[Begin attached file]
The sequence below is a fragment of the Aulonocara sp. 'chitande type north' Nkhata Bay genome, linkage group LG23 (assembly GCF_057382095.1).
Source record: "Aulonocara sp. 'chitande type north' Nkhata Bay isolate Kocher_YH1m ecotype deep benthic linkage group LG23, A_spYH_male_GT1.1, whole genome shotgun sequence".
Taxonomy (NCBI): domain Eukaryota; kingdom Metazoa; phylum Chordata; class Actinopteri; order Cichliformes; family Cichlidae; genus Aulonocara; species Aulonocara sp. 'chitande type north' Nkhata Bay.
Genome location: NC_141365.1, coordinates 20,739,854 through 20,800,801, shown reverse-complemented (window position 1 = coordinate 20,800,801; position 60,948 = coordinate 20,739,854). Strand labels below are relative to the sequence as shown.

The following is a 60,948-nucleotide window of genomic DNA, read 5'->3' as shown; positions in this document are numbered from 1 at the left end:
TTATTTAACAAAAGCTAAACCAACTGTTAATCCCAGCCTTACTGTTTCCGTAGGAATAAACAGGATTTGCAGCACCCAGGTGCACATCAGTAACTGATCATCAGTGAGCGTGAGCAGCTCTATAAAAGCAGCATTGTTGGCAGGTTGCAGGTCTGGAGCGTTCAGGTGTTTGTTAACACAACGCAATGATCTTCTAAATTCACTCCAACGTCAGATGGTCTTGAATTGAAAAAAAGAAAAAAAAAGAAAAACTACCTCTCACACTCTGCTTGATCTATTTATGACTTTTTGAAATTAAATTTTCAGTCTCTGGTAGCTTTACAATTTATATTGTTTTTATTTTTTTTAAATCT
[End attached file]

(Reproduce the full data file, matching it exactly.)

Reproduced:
The sequence below is a fragment of the Aulonocara sp. 'chitande type north' Nkhata Bay genome, linkage group LG23 (assembly GCF_057382095.1).
Source record: "Aulonocara sp. 'chitande type north' Nkhata Bay isolate Kocher_YH1m ecotype deep benthic linkage group LG23, A_spYH_male_GT1.1, whole genome shotgun sequence".
Taxonomy (NCBI): domain Eukaryota; kingdom Metazoa; phylum Chordata; class Actinopteri; order Cichliformes; family Cichlidae; genus Aulonocara; species Aulonocara sp. 'chitande type north' Nkhata Bay.
Genome location: NC_141365.1, coordinates 20,739,854 through 20,800,801, shown reverse-complemented (window position 1 = coordinate 20,800,801; position 60,948 = coordinate 20,739,854). Strand labels below are relative to the sequence as shown.

The following is a 60,948-nucleotide window of genomic DNA, read 5'->3' as shown; positions in this document are numbered from 1 at the left end:
TTATTTAACAAAAGCTAAACCAACTGTTAATCCCAGCCTTACTGTTTCCGTAGGAATAAACAGGATTTGCAGCACCCAGGTGCACATCAGTAACTGATCATCAGTGAGCGTGAGCAGCTCTATAAAAGCAGCATTGTTGGCAGGTTGCAGGTCTGGAGCGTTCAGGTGTTTGTTAACACAACGCAATGATCTTCTAAATTCACTCCAACGTCAGATGGTCTTGAATTGAAAAAAAGAAAAAAAAAGAAAAACTACCTCTCACACTCTGCTTGATCTATTTATGACTTTTTGAAATTAAATTTTCAGTCTCTGGTAGCTTTACAATTTATATTGTTTTTATTTTTTTTAAATCT